H6a2b is also represented by two Albanians on the tree, alongside two Serbian samples and a Slavic Macedonian from Greek Macedonia (Pella). These samples share a TMRCA of ~1,250 ybp. What is interesting is that the other clusters under H6a2 have more Northwestern European distributions, with clusters found in places such as Ireland and Denmark. H6a2a has been found in a Viking Age sample from Dorset in southwest England (VK449, 970-1025 CE).
    Ydna: J1>P58>YSC234>ZS241>BY32817 (Y179831)

    Maternal Ydna: E-V13>CTS1273*

    Mtdna: T1a1l

  4. #1673
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    Quote Originally Posted by trdbr1234 View Post
    You might be interested in this reply by a "anonymous" writer from Dropull published in gazetatema(One of the most read news sites in Albania)

    Te pathenat e Dropullit
    http://www.gazetatema.net/2021/01/24...t-e-dropullit/

    In my opinion, his arguments against the documentary are very weak. He fails to address 90% of documents and facts raised in the documentary. He also bases his conclusion on dodgy and nationalistic viewpoints which are factually wrong. Namely, he takes the viewpoint that Albanians didn't inhabit Epirus during the late Middle Ages, which is categorically wrong.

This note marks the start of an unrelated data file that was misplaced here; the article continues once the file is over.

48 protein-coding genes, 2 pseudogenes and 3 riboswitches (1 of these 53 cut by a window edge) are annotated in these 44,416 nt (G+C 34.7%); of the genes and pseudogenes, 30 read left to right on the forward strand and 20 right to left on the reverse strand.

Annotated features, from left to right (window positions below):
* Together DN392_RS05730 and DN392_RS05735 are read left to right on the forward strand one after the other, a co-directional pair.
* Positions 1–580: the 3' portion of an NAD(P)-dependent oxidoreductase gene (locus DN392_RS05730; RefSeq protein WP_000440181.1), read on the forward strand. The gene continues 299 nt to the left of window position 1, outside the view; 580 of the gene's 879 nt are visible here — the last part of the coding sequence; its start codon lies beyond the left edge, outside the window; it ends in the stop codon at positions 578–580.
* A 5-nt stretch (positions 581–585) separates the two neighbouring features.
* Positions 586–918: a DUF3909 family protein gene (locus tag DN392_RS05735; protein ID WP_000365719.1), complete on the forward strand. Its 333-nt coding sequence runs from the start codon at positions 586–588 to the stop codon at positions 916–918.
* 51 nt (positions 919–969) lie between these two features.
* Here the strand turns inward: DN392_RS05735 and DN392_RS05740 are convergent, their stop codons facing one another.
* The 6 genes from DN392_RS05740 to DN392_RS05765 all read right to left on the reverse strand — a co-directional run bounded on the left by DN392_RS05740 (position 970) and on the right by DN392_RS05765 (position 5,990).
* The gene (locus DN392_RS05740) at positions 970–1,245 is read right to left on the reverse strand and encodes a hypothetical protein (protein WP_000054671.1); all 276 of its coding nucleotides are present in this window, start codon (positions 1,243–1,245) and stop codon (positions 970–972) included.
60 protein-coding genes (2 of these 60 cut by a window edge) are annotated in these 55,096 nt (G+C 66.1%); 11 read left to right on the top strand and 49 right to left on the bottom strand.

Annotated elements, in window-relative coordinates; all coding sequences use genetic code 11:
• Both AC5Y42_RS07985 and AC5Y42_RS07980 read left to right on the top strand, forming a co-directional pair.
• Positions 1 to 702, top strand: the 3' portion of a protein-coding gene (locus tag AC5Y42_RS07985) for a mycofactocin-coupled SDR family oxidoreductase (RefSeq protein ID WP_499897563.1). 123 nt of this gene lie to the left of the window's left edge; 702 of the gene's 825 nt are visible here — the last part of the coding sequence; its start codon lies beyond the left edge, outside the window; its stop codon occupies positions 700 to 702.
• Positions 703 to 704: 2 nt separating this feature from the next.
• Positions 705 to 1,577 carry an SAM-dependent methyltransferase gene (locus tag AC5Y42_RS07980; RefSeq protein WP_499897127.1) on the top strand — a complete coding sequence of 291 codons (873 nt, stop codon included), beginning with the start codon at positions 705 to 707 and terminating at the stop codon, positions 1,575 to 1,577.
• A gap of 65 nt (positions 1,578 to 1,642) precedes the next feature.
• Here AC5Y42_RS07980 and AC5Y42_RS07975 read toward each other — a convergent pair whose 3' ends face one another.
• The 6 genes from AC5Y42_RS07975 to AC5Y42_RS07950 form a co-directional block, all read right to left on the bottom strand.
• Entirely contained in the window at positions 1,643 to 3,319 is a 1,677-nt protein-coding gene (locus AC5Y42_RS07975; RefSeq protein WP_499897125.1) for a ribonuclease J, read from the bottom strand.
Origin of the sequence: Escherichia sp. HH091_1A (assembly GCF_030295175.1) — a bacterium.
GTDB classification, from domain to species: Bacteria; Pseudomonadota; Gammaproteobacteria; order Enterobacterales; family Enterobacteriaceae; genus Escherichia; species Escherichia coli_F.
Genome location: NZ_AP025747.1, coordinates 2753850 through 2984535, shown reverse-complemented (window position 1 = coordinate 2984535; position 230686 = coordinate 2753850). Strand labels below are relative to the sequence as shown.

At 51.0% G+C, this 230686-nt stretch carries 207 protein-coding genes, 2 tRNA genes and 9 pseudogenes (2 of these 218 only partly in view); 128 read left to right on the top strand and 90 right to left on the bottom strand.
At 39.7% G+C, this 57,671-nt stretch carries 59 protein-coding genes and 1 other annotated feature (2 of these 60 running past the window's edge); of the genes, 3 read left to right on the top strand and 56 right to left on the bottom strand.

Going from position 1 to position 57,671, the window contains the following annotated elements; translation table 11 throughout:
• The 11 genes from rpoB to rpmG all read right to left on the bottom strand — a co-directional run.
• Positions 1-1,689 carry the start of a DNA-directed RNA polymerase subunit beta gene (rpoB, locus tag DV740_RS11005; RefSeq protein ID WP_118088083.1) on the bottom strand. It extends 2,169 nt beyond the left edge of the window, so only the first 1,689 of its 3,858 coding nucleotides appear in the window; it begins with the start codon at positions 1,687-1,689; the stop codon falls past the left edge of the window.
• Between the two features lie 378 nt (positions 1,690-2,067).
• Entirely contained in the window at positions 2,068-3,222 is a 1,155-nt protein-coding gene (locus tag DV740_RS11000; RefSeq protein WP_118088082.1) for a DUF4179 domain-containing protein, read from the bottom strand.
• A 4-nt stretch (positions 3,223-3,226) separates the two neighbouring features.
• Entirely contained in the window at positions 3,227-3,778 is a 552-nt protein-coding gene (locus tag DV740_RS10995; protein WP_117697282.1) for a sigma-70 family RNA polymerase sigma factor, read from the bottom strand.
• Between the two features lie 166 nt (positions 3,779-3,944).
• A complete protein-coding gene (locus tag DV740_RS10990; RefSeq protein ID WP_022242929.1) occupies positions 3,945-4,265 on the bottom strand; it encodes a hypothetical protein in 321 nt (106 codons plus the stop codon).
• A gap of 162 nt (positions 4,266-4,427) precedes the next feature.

What is Ferit Duka's actual argument, is it that because the names dont end with "s", the inhabitants aren't Greek? In Liakopoulos' book on the 1462 census of the Peloponnese, most surnames lack the "s" as well, even in villages that are characterized as ethnically Greek. We often see names like "Yani Yorgoplo" or "Yorgo Stilyano"

    Or is it that the vast majority of names are typically Albanian and not Greek? Do names like Jorgo and Jani appear? Do they appear in conjunction with names like Gjon and Gjin?

    If there were no Greeks in the region, How does he explain the Greek toponyms that were recorded there nearly a century earlier in the defter of 1431? For example, Schoriades, Lachanokastro, Pontikates, Mavropul, Drimades, Finiki, Mesopotam, Krayne, Ayo Andre, among others?

     


    Honestly, I'm not even sure purchasing Ferit's work (if it is available in the United States), is even worth it when he so obviously has an anti-Greek agenda. His clearly nationalistic approach renders his work questionable at best.